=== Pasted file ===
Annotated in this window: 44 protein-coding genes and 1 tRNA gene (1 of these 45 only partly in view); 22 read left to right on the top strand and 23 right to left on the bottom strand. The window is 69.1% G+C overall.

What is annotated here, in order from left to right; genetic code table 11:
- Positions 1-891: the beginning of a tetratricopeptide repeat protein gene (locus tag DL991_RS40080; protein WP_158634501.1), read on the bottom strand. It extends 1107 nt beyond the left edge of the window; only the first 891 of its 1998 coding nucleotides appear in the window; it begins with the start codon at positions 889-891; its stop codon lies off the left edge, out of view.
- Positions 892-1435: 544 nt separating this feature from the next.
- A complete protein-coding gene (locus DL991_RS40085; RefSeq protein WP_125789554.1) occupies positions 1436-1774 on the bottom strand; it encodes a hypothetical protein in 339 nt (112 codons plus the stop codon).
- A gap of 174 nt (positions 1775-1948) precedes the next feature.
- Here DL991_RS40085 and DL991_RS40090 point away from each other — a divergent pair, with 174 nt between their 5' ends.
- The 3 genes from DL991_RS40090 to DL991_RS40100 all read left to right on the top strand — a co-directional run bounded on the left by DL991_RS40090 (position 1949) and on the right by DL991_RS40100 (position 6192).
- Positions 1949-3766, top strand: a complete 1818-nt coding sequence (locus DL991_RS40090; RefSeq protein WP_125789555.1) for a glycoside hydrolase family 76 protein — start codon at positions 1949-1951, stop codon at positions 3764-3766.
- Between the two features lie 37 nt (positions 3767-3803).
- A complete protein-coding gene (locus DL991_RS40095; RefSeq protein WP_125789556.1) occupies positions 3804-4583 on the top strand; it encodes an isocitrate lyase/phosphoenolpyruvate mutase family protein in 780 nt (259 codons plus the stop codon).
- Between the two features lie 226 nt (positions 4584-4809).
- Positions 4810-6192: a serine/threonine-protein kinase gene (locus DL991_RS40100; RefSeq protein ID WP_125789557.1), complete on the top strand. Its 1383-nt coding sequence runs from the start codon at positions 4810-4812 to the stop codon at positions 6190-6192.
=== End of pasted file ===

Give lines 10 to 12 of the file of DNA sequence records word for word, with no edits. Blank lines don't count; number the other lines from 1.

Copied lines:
- Between the two features lie 37 nt (positions 3767-3803).
- A complete protein-coding gene (locus DL991_RS40095; RefSeq protein WP_125789556.1) occupies positions 3804-4583 on the top strand; it encodes an isocitrate lyase/phosphoenolpyruvate mutase family protein in 780 nt (259 codons plus the stop codon).
- Between the two features lie 226 nt (positions 4584-4809).